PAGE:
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    Mountain Fighters - by Lawrence Davies

    Mountain Fighters
    Lost Tales of Welsh Boxing
    By Lawrence Davies
    Book Recommendation
    Rob Snell

    www.boxingbiographies.com


    I hope you will join me in supporting the sales of this truly remarkable and extensively researched book by Lawrence Davies. It is, as Lawrence aptly states -

    “A must-buy for any boxing fan who wants to re-discover the forgotten origins of Welsh boxing”.



    Mountain Fighters

    Lost Tales of Welsh Boxing


    Wales has a long and proud history of fist fighting. While many boxing fans may be familiar with the stories of such fistic royalty as Jimmy Wilde and Jim Driscoll from the early days of the boxing ring, the lives of the men who fought bare-fist on the mountains of South Wales or in the fairground boxing booths for a handful of coins have been far less well documented.

    These are the forgotten fighting histories of some of the good, the bad and the ugly from the days of the bare-knuckle outlaws known as the ‘mountain fighters’. This fascinating book charts the early history of pugilism in South Wales, from the days of some of the earliest bare fist champions of distinction. These are the stories of a fighting tradition previously shrouded in myth and legend that paved the way for a country’s future champions.

    For the first time, the deeds and exploits of many of these men are recorded here in full. The product of countless hours of original research on the part of the author, there are many rare illustrations and photographs, many of which have never been printed in any book previously, this is a must-buy for any boxing fan who wants to re-discover the forgotten origins of Welsh boxing.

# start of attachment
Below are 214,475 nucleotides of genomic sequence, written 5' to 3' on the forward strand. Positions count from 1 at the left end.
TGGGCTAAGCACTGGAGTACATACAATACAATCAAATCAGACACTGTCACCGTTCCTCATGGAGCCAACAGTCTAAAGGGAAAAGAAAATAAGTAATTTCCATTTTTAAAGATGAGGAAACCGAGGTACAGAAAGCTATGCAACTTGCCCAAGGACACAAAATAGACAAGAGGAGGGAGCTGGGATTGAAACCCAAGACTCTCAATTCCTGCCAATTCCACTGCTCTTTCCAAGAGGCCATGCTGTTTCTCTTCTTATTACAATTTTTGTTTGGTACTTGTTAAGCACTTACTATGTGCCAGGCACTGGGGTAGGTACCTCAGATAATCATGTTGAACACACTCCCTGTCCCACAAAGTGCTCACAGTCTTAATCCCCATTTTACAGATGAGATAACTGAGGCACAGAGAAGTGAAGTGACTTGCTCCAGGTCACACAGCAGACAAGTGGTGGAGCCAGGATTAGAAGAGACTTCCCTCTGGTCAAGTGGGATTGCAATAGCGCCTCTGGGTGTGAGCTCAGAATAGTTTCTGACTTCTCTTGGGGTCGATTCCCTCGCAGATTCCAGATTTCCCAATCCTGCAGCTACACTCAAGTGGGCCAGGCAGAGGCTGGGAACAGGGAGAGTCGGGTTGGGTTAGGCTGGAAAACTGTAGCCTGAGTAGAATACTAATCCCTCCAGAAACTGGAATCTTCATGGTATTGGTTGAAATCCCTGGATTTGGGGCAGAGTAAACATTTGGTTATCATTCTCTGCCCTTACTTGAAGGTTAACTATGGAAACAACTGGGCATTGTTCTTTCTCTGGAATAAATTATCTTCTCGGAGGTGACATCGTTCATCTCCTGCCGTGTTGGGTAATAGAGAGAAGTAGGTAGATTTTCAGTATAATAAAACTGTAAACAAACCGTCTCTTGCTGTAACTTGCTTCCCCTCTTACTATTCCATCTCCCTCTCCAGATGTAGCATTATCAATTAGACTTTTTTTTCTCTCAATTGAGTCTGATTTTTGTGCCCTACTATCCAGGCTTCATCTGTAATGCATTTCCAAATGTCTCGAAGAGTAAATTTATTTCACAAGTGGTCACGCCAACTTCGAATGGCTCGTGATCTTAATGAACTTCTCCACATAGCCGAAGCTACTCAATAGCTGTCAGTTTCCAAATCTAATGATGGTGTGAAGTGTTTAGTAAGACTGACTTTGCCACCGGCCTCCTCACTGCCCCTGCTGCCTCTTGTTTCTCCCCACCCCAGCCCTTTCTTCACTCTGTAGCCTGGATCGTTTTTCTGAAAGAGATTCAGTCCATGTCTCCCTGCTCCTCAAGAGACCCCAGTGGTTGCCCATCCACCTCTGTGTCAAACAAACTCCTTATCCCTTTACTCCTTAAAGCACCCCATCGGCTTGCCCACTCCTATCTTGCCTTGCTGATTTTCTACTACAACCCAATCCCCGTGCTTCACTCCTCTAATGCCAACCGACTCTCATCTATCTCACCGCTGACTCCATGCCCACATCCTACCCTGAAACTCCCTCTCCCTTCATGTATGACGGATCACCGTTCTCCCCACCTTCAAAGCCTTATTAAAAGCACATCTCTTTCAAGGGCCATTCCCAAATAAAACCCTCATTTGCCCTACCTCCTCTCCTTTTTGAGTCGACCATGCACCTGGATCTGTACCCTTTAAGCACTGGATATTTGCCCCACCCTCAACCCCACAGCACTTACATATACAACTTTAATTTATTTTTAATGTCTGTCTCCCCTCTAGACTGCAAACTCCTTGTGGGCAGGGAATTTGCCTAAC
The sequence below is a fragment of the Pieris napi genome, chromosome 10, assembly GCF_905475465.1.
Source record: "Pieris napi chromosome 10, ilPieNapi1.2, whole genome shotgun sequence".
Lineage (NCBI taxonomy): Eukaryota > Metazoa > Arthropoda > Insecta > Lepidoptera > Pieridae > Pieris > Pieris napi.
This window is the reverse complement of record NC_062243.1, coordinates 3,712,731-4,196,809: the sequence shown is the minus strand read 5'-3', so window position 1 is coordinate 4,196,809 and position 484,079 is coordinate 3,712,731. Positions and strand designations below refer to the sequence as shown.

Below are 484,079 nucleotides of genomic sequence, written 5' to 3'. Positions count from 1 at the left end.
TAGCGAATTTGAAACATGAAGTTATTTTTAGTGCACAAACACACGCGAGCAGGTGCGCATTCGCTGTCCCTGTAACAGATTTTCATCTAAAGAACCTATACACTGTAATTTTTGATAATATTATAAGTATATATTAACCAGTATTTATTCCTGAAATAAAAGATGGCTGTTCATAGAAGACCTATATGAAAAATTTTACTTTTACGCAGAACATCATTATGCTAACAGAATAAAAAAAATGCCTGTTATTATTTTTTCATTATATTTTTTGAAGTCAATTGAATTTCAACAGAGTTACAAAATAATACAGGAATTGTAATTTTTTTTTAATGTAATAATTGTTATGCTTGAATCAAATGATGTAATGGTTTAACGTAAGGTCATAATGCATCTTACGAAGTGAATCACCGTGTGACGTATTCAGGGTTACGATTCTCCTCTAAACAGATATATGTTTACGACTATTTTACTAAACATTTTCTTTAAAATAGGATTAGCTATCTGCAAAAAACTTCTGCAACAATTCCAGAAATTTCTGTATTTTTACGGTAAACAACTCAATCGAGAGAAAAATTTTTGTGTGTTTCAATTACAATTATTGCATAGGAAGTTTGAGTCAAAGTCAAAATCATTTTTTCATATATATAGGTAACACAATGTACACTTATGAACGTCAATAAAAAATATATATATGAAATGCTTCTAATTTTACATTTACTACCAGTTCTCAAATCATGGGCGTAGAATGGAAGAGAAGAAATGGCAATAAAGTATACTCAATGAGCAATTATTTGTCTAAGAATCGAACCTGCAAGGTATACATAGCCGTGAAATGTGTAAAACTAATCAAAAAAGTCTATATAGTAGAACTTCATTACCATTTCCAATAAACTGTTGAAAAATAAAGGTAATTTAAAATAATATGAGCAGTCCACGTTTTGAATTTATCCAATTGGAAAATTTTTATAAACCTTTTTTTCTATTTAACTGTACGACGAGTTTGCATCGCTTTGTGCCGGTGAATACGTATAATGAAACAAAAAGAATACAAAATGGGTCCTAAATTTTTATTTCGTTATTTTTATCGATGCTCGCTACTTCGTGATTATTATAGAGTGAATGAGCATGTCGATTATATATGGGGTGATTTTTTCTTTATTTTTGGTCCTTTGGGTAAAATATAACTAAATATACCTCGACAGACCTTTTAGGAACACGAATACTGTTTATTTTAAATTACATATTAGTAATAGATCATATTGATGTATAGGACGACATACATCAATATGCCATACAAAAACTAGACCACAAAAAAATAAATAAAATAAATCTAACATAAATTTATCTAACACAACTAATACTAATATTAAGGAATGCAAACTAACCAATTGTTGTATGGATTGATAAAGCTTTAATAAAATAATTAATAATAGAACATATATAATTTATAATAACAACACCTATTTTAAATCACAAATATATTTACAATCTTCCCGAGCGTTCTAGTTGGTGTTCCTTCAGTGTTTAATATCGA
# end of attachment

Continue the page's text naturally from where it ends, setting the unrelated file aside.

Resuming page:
This is the first book on Welsh bare knuckle fighting to be released by Peerless Press, and will be available from November 2011 from gwales.com and directly from Peerless Press.


    http://www.gwales.com/latest/?tsid=6

    £12.99 Author: Lawrence Davies Paperback Available ISBN: 9780957034204 (0957034202) Publication Date December 2011 Publisher: Peerless Press

    the book is very chunky, its 356 pages, soft cover, over 60 pictures, mostly unseen in any book previously.


    The Ghost

    The Ghost was a tiny pale speck of a man with fists of steel who had climbed out of the bowels of the earth, and fought his way through hundreds of men, some nearly twice his size, before finally claiming the World Flyweight Championship. So light was the little Welshman who stands as the greatest fighter that Wales has ever produced that he was known to weigh in with lead weights concealed in his pockets in order to make weight. The ring-names never quite stretched far enough to explain the almost superhuman skills of this tiny ex-miner. The Indian Famine, the Mighty Atom, the Human Hairpin, the Tetrarch of the Ring, and perhaps the greatest of them all,

    The Ghost with the Hammer in his hand.

    Who can fail to be drawn into a story so compelling ?. Photographs fail to capture the enigma that was Jimmy Wilde, an explosive force of nature. A man that was less than 7stone dripping wet, and yet also one of the hardest punchers the ring has ever seen. But even before Jimmy's time Merthyr had been creating Iron men, back in the days of the mountain fighters, when a fight on the mountain at dawn was the quickest and easiest way to settle a dispute that had started in the pub the night before.

    Even after taking the flyweight championship of the world, Wilde had marveled at the strength and stamina of his father-in-law, Dai Davies who had once fought eighty four rounds on the mountains above Tylorstown.